Australian High Commission
Papua New Guinea

140528 - HOM Speech - APTC 13th graduation

28 May 2014

The Australia Pacific Technical College (Port Moresby)
13th Graduation Ceremony
Address by
Her Excellency, Ms Deborah Stokes
Australian High Commissioner to PNG


APTC Chief Executive Officer, Denise O’Brien
APTC Country Manager, Trevor Birney
Distinguished guests
Ladies and Gentlemen

I am honoured to speak at the APTC’s 13th Graduation Ceremony. I want to congratulate all of you, graduands, teachers and families for your support and efforts in getting to this day.

The Australian Government is very pleased to be supporting APTC and technical education in PNG, and in other Pacific nations. APTC provides greater access for Papua New Guineans to attain Australian trade and service qualifications.

In this way, it is contributing to PNG’s ambitions to develop its workforce and improve employment opportunities for Papua New Guineans, both domestically and internationally.

Technical qualifications are essential for the growing economy of PNG and are in demand by the private sector.

APTC is helping to fill this gap. Since its inception in 1997, 362 females and 956 males, a total of 1,318 Papua New Guineans, have graduated from APTC.

PNG is banking on these Papua New Guineans and all of you graduates today, with your increased skills and knowledge.

People with skills like yours drive innovation, entrepreneurship and dynamism.

PNG needs this to connect to the ever changing and increasingly connected global economy. Skilled workforces are vital to productivity and central to a nation’s competitiveness and progress.

PNG is benefitting from its vast natural resources but it will be its human resources that ultimately drive, shape and mobilise those benefits.

Governments, development partners, employers and higher learning institutions also need to work together to ensure training is relevant and that the job market has an adequate supply of high-skilled workers.

APTC’s partnerships with private companies, a number of which are here today, means that the trade and service qualifications APTC offers are internationally recognised, in-demand, and that its graduates are valued by the private sector.

I would like to acknowledge contributions by some of APTC’s partners, Hastings Deering in Port Moresby and the Coral Sea Hotels.

The construction currently underway of the new Tourism and Hospitality Facilty, and the National Automotive Training Centre, are exciting developments. These will help to keep APTC in touch with industry needs.

These new facilities also showcase the partnership approach APTC is taking with POMTECH.

Australia and Papua New Guinea have been working together from the beginning. The APTC campus was constructed on land belonging to POMTECH. The National Automotive Training Centre was jointly designed by both institutions.

The partnership has benefitted POMTECH and their students through significant and ongoing upgrade of shared facilities. APTC has benefitted from the close cooperation and supportive environment at POMTECH.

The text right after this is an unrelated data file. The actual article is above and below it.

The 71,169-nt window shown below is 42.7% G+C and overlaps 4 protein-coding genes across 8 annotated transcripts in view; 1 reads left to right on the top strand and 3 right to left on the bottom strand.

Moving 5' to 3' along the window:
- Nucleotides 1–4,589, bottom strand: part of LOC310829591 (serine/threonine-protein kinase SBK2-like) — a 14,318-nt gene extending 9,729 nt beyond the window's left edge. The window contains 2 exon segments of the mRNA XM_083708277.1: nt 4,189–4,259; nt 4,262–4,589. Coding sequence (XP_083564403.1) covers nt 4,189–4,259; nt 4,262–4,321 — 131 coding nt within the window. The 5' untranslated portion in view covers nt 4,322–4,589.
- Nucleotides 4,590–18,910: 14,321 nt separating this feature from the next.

Through this partnership, Australia is supporting PNG’s vision for POMTECH to be a Centre of Excellence

Gender equality

Graduates, your additional skills and knowledge will help you to contribute to Papua New Guinea’s economy. They will also help you to contribute to society.

I am particularly pleased to see the number of females graduating today, 37 in all. I would like to make a particular mention of young women who are graduating in male dominated trades like Metal Fabrication and Fitting and Machining.

It is great to see a growing number of young women enrolling in trade certificates, in fields traditionally perceived as the domain of men.

Education really does help to break down barriers.

International experience has shown that investing in the education of girls delivers immense economic and social benefits.

Indeed it is the single most important activity that any country can support.

The World Bank estimates that eliminating barriers to women’s full participation can increase labour productivity by as much as 25 per cent. PNG needs both men and women to be agents of change.

It is very pleasing to see that women represent over 26 percent of today’s graduands.

As a close friend and partner of PNG, Australia is committed to helping PNG improve opportunities for women.

I invite all of you today, especially the men, to demonstrate leadership by embracing gender equality in your work and in your communities.


Graduation ceremonies are significant milestones.

They are the culmination of effort, sacrifice and commitment, by yourselves and your families.

This is a wonderful day for all of you and your families, as you mark the end of one great effort and the beginning of another. For some of you, coming back to school after being in the field has been a challenge. I applaud you for successfully meeting this challenge.

I also wish to acknowledge Trevor Birney, the PNG Country Manager, APTC’s local staff and management, and indeed Mrs O’Brien, the APTC CEO. APTC staff and management across the Pacific and in Australia should be congratulated for their hard work in helping you reach this milestone.

I am delighted to be here today to share in your day of achievement.

Individually and together you can make a difference and help PNG realise its full potential.

I wish you well.